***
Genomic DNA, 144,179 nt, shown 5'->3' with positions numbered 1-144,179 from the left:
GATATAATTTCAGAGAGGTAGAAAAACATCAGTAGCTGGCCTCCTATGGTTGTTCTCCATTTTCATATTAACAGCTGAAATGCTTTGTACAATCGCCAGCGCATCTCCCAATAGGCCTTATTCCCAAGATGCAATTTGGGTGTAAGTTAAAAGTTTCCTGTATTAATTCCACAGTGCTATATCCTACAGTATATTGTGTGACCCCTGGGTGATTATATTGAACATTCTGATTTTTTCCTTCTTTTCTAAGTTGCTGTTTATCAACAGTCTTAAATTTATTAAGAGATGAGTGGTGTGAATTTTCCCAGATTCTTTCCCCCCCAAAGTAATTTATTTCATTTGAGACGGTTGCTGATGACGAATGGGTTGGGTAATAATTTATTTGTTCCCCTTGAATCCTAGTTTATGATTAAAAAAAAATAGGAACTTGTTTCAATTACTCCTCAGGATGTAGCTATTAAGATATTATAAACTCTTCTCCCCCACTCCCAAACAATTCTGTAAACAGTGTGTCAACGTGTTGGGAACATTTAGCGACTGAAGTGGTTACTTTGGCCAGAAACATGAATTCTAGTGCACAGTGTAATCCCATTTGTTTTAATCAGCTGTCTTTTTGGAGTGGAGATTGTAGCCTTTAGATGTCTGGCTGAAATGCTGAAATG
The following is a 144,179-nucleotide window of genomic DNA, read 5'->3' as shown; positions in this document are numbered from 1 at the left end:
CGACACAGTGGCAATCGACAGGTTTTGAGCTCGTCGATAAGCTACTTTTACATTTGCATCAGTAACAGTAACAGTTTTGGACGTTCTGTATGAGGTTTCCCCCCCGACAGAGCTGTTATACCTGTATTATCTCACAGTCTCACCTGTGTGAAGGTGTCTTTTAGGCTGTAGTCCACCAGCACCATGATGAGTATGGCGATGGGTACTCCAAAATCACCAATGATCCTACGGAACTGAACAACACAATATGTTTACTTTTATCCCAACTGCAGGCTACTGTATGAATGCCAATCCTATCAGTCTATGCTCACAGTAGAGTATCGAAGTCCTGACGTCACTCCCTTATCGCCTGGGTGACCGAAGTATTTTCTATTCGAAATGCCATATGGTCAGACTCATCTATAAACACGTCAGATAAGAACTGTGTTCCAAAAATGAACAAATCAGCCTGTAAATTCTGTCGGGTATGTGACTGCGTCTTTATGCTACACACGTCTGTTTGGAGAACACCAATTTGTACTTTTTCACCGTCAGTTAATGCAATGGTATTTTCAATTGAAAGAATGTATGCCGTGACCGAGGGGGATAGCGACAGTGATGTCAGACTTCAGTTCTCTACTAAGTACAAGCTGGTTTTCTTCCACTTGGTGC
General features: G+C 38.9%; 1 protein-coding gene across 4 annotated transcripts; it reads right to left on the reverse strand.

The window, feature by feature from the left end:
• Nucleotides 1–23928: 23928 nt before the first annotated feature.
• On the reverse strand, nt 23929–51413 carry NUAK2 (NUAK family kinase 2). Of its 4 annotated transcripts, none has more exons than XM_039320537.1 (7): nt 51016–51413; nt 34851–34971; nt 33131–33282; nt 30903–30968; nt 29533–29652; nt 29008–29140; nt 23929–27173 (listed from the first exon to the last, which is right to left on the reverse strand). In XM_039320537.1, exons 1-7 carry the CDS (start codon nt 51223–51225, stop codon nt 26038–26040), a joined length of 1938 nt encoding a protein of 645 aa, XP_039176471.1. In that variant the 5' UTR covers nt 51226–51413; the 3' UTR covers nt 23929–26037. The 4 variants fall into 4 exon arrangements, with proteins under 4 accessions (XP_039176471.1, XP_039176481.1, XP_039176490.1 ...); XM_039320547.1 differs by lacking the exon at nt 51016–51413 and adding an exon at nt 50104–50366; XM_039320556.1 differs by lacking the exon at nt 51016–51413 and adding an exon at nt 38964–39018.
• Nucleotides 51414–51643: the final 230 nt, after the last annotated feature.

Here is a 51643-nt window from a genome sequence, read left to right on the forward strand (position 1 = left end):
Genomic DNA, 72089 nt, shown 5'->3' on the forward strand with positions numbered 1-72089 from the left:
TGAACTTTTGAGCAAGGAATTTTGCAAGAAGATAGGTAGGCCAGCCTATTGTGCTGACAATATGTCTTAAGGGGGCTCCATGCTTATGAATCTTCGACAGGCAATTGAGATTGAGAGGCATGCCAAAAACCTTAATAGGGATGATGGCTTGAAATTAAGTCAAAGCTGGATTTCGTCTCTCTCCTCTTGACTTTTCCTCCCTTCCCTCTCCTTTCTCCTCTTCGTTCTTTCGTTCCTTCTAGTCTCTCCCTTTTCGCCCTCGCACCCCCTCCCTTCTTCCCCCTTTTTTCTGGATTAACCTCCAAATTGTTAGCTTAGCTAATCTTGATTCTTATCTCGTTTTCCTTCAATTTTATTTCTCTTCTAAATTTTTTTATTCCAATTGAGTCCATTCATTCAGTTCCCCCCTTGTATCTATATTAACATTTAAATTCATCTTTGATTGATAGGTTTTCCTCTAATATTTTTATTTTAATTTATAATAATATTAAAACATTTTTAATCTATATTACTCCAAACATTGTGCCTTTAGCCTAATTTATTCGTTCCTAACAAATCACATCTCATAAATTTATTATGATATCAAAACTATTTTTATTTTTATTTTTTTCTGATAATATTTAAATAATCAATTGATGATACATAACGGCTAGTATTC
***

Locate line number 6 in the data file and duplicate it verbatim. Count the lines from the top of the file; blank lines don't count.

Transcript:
The window, feature by feature from the left end: